Tibial shaft fractures have an incidence of 15% of all adult fractures and are high-energy injuries often associated with significant soft tissue injury [1]. The main aims of treatment are to restore alignment of the tibia with adequate stability to allow bone union and rehabilitation of the limb. In the United Kingdom (UK), treatment follows the British Orthopaedic Association and British Association of Plastic, Reconstructive and Aesthetic Surgeons guidelines of a combined orthoplastic approach to management in regional specialist centres [2, 3].

Evidence from the literature suggests that a good vascular supply is important to ensure bone union with vascular compromise being implicated in non-union [4,5,6,7]. Tibial fractures have been shown to have the highest incidence of non-union of all long bone fractures as well as the highest incidence of vascular injury [8,9,10]. The incidence of vascular injury associated with type III tibial fractures has been quoted as 9% [11].

Diagnosis of vascular injury at the initial assessment relies on clinical examination with palpable pulses inferring intact vascular supply. However, in the absence of obvious signs of vascular compromise and critical limb ischaemia, vascular injuries may be easily missed yet controversy exists as to whether routine investigation or exploration of open tibial fractures with palpable pulses is justified [12, 13]. It may be difficult to appreciate the degree of internal soft tissue injury on the initial inspection of wound size and imaging, including the presence or absence of vascular injury. However, a recent systematic review of the literature has shown that computed tomography angiogram (CTA) should be the investigation of choice in patients with suspected vascular injury in any anatomic region [14]. CTA is the examination of choice due to its short acquisition time and high diagnostic accuracy. Studies have shown the specificity and sensitivity to be 98.7–100% and 90–95.2%, respectively, for CTA diagnosis of arterial damage in the extremities following trauma. Signs eliciting vascular injury include active extravasation of contrast material, incidence of pseudoaneurysm formation, abrupt narrowing of an artery, loss of opacification of a segment of an artery and arteriovenous fistula formation [15, 16].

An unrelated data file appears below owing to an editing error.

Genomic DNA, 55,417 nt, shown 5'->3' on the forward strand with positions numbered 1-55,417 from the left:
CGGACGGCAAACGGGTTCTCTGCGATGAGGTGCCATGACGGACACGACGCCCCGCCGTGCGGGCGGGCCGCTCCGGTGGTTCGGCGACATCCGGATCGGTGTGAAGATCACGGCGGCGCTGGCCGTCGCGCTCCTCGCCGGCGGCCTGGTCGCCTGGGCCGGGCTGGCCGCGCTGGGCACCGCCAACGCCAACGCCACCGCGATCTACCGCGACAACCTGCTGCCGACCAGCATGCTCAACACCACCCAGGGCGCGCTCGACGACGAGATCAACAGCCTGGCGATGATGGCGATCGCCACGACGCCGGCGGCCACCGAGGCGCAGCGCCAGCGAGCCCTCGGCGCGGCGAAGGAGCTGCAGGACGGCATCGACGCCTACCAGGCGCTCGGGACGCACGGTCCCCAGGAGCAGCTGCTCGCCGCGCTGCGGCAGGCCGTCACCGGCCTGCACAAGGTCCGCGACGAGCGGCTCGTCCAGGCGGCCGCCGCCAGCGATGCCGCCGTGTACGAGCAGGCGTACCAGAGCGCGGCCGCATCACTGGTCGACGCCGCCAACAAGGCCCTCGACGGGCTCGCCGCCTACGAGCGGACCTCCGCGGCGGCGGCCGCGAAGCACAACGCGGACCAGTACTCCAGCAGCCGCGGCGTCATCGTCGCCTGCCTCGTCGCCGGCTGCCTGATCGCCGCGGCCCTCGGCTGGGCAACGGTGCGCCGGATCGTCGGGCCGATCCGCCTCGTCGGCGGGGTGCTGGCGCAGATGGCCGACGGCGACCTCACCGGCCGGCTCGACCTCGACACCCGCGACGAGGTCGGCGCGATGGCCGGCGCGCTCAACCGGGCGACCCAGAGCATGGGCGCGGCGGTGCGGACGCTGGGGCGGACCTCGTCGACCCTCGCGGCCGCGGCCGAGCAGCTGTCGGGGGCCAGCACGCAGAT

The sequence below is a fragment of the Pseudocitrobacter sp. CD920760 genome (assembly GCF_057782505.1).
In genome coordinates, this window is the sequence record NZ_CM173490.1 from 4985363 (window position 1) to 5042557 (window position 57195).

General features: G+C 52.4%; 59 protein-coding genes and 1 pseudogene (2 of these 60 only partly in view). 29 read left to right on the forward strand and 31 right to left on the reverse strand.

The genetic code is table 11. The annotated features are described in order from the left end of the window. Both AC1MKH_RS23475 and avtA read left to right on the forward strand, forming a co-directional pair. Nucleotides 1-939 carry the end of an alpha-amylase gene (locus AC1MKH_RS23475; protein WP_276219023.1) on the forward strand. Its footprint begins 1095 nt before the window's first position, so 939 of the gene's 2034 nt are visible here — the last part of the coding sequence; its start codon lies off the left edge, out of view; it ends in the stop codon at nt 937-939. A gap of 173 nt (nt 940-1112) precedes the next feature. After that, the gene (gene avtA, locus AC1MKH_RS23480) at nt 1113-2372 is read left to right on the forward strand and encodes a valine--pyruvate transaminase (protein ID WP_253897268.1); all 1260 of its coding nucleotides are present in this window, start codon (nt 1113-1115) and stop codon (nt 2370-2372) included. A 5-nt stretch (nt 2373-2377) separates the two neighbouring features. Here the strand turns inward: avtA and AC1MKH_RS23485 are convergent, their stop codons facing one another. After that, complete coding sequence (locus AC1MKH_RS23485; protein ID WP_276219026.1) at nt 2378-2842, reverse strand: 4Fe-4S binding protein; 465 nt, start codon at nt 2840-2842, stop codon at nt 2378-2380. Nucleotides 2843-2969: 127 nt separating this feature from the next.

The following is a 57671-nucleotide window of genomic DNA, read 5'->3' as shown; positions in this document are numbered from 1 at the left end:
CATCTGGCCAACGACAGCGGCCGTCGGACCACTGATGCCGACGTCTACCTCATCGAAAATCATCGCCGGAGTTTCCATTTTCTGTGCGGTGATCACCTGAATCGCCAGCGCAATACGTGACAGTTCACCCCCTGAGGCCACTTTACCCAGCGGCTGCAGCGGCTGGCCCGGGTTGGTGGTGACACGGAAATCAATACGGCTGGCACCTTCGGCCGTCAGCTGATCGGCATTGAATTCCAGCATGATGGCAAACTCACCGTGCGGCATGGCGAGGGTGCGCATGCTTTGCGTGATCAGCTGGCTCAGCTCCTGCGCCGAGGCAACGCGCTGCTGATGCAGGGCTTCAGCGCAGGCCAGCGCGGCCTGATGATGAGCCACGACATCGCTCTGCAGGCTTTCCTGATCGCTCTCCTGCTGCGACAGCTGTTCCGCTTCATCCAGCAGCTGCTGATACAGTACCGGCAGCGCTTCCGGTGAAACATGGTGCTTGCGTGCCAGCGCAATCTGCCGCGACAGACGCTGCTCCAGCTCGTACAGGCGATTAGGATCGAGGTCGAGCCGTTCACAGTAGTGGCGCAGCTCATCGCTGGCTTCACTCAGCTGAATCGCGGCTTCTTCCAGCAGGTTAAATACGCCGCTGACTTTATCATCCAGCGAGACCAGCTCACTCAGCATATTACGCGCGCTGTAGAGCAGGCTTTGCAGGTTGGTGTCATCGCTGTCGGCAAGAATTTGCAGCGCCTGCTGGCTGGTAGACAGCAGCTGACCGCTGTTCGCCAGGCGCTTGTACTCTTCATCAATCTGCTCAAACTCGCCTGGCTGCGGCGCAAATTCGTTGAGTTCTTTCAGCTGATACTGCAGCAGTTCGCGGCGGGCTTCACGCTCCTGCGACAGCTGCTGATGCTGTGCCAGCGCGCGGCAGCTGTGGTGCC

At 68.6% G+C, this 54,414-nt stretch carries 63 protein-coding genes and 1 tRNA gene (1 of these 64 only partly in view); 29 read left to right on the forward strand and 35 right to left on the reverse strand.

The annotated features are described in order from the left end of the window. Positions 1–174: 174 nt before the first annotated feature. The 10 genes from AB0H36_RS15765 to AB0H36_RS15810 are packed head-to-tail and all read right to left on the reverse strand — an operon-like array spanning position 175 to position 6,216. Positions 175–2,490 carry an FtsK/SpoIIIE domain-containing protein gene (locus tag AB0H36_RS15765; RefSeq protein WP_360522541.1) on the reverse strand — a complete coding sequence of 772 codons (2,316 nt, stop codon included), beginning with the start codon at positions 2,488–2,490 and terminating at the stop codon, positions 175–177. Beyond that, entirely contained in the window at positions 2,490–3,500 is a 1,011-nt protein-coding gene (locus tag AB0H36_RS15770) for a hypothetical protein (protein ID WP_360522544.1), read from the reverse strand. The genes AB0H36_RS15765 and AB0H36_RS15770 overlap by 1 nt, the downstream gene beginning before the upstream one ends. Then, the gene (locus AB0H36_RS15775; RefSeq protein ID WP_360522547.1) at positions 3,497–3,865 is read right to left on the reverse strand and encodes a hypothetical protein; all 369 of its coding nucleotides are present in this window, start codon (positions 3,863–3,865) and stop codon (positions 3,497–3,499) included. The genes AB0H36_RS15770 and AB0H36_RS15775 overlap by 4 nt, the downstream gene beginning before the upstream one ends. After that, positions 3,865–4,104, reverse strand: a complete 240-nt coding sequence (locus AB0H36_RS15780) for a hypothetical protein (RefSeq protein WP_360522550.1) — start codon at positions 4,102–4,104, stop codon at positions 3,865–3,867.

The aim of this study was to prospectively elucidate the incidence of vascular injuries associated with open tibial fractures and determine whether vascular injury correlated to an increased risk of non-union.


We conducted a prospective longitudinal cohort observational study to assess the incidence of vascular injury in a consecutive series of patients admitted to a level 1 trauma centre in the United Kingdom (UK) with open tibia fractures between April 2013 and November 2015. All patients admitted directly or as part of a tertiary referral pathway were invited to participate in the study. Ethics approval was obtained from the local Research Ethics Committee (IRAS 95683, REC 12/LO/1646). Patients were invited to participate if they had an open fracture of the tibial shaft, plateau or pilon, were greater than 16 years of age and could give informed consent (Table 1). Patients were excluded if they were unable to give consent or follow the study protocol, had a previous vascular injury or had an ipsilateral limb injury including a vascular injury.

Table 1 Inclusion and exclusion criteria

All patients enrolled into the study were managed as per the standard British Orthopaedic Association and British Association of Plastic, Reconstructive and Aesthetic Surgeons (BOAST/BAPRAS 4 Algorithm) guidelines from 2013 [2]. The patients received joint care from an orthopaedic and plastic surgeon, and surgical wound debridement and operative fracture stabilisation were performed within 24 h and definitive soft tissue cover within 72 h.

At the initial assessment, general demographics (age, gender and smoking) were recorded together with the injury mechanism, fracture classification, soft tissue injury classification (Gustilo and Anderson [17]) and details of the initial surgical management were recorded.

All patients recruited into the study received a CTA at the time of a trauma series CT scan in the emergency department (ED). This was done within 60 min as per NHS England guidance [18]. At 4 ml/s, 90 ml Omnipaque 300 was used as the contrast medium, and the scan was performed from L2 to the feet in arterial phase. The CTA required an additional 3.6 mSv of radiation exposure in addition to the trauma series CT. Two independent radiologists reviewed each CTA.